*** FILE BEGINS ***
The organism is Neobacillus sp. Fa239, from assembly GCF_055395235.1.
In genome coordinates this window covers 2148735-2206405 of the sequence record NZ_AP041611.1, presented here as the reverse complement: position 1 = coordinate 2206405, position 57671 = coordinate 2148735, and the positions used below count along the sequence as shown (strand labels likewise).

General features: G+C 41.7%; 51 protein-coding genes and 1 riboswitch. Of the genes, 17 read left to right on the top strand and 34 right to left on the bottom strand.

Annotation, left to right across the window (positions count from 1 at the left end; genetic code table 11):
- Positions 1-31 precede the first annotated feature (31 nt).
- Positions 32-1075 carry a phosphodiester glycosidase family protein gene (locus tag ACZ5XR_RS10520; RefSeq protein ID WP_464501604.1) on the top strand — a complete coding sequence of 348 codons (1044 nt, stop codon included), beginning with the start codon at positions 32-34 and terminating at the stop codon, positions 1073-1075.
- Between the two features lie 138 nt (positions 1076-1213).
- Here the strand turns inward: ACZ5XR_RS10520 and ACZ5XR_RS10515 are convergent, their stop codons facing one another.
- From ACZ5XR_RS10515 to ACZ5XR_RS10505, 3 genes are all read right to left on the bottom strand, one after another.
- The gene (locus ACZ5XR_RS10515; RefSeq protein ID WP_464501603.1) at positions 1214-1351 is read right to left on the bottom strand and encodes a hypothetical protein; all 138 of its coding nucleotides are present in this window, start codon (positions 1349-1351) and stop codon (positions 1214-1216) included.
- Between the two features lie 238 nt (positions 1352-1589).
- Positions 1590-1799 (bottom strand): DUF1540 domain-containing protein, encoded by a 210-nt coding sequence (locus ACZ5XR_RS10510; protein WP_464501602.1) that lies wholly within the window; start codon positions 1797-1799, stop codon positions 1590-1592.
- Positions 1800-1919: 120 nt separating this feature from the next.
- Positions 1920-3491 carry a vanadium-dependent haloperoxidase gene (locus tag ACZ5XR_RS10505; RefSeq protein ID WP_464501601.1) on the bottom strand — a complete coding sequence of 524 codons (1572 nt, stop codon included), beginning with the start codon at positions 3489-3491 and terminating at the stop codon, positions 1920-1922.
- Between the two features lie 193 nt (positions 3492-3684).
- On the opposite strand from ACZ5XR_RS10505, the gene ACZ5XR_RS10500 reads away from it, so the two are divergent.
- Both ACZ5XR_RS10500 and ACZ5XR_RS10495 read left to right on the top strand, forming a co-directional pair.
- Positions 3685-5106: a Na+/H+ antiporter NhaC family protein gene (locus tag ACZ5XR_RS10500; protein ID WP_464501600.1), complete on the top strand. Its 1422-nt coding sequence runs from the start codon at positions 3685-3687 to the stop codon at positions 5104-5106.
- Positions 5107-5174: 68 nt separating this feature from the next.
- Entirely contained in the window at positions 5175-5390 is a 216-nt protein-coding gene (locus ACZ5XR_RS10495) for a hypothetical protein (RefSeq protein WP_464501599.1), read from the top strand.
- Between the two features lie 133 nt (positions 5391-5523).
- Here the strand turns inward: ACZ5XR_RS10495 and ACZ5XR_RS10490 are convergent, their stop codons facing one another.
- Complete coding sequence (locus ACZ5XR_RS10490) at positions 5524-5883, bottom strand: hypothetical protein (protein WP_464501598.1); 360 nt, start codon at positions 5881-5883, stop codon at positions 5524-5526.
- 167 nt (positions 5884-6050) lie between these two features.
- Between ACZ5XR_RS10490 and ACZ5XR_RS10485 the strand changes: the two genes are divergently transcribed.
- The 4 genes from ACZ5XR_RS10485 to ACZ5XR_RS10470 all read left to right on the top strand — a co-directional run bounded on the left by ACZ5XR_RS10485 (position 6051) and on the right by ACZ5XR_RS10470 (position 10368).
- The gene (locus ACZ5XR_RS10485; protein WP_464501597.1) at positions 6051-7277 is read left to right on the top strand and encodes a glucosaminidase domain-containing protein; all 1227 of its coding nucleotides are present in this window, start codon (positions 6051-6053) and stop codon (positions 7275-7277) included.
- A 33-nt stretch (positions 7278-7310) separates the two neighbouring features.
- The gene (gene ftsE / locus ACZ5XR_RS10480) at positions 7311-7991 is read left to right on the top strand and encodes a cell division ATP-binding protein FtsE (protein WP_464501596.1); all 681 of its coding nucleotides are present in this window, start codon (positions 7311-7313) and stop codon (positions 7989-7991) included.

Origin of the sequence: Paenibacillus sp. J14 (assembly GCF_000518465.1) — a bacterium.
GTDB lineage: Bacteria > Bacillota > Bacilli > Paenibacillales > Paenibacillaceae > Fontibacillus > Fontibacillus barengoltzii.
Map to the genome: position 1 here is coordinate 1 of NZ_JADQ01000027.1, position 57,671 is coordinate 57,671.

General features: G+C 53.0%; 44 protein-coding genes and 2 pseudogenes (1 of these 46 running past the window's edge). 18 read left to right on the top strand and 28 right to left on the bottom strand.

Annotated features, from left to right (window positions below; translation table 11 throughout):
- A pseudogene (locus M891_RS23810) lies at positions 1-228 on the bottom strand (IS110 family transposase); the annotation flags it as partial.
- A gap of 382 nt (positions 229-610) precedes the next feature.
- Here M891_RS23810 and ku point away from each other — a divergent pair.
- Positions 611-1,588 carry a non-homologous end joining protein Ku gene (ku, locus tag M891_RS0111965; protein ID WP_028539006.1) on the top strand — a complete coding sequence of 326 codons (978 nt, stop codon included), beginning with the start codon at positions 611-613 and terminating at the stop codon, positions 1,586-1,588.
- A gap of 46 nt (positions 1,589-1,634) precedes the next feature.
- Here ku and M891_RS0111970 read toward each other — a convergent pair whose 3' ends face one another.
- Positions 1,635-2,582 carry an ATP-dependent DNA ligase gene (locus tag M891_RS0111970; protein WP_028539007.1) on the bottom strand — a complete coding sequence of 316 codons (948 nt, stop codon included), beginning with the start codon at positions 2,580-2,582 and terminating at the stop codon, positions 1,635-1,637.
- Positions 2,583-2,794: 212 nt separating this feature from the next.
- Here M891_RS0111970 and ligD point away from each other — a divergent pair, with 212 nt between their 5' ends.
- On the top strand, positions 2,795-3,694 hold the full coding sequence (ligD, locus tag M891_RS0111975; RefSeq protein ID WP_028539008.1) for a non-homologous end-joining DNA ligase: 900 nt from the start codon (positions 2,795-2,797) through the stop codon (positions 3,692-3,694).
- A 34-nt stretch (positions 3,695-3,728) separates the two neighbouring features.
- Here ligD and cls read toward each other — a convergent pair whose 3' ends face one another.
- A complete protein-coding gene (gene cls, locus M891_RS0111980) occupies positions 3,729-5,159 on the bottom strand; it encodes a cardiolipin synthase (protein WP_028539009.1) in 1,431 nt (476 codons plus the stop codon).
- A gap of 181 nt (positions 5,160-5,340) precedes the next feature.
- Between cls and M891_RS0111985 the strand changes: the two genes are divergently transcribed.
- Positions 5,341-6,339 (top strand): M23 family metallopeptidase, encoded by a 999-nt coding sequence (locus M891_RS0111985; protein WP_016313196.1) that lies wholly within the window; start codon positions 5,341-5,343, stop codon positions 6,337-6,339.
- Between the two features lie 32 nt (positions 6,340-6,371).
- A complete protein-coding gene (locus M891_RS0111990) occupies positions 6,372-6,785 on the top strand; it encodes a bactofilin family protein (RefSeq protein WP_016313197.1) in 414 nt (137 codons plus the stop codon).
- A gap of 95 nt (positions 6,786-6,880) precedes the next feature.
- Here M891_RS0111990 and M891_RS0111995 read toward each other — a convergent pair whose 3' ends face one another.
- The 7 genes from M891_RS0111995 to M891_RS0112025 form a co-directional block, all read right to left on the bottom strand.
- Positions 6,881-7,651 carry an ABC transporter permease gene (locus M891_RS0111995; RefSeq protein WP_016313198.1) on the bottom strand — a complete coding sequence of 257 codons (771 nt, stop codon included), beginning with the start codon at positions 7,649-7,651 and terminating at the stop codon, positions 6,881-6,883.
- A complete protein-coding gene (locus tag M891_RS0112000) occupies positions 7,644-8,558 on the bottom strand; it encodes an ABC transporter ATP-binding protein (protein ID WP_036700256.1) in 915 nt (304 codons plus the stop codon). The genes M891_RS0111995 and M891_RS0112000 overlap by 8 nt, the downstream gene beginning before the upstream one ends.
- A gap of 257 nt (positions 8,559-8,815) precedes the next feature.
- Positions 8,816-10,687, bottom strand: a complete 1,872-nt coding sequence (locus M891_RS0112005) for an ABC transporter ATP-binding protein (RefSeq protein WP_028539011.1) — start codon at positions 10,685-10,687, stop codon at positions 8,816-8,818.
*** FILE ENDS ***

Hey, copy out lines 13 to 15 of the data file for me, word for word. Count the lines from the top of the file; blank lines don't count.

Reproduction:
- Positions 1800-1919: 120 nt separating this feature from the next.
- Positions 1920-3491 carry a vanadium-dependent haloperoxidase gene (locus tag ACZ5XR_RS10505; RefSeq protein ID WP_464501601.1) on the bottom strand — a complete coding sequence of 524 codons (1572 nt, stop codon included), beginning with the start codon at positions 3489-3491 and terminating at the stop codon, positions 1920-1922.
- Between the two features lie 193 nt (positions 3492-3684).